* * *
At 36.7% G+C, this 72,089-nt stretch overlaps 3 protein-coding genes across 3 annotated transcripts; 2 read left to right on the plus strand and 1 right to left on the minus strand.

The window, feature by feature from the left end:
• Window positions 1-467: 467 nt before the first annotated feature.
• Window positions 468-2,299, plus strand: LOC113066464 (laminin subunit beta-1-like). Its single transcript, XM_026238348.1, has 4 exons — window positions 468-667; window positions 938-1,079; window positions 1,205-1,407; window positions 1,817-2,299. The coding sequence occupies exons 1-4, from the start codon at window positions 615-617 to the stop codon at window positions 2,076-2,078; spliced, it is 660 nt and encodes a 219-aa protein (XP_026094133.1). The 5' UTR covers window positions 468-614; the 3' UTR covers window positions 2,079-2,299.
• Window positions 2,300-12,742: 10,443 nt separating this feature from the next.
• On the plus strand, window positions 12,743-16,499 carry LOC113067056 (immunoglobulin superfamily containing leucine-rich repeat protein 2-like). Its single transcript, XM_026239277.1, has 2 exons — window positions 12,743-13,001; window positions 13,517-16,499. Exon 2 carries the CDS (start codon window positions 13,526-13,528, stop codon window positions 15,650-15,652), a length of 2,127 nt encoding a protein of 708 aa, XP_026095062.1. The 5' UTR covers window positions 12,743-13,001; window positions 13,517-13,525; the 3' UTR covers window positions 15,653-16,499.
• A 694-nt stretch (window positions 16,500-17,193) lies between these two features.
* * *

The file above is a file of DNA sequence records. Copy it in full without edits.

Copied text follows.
At 36.7% G+C, this 72,089-nt stretch overlaps 3 protein-coding genes across 3 annotated transcripts; 2 read left to right on the plus strand and 1 right to left on the minus strand.

The window, feature by feature from the left end:
• Window positions 1-467: 467 nt before the first annotated feature.
• Window positions 468-2,299, plus strand: LOC113066464 (laminin subunit beta-1-like). Its single transcript, XM_026238348.1, has 4 exons — window positions 468-667; window positions 938-1,079; window positions 1,205-1,407; window positions 1,817-2,299. The coding sequence occupies exons 1-4, from the start codon at window positions 615-617 to the stop codon at window positions 2,076-2,078; spliced, it is 660 nt and encodes a 219-aa protein (XP_026094133.1). The 5' UTR covers window positions 468-614; the 3' UTR covers window positions 2,079-2,299.
• Window positions 2,300-12,742: 10,443 nt separating this feature from the next.
• On the plus strand, window positions 12,743-16,499 carry LOC113067056 (immunoglobulin superfamily containing leucine-rich repeat protein 2-like). Its single transcript, XM_026239277.1, has 2 exons — window positions 12,743-13,001; window positions 13,517-16,499. Exon 2 carries the CDS (start codon window positions 13,526-13,528, stop codon window positions 15,650-15,652), a length of 2,127 nt encoding a protein of 708 aa, XP_026095062.1. The 5' UTR covers window positions 12,743-13,001; window positions 13,517-13,525; the 3' UTR covers window positions 15,653-16,499.
• A 694-nt stretch (window positions 16,500-17,193) lies between these two features.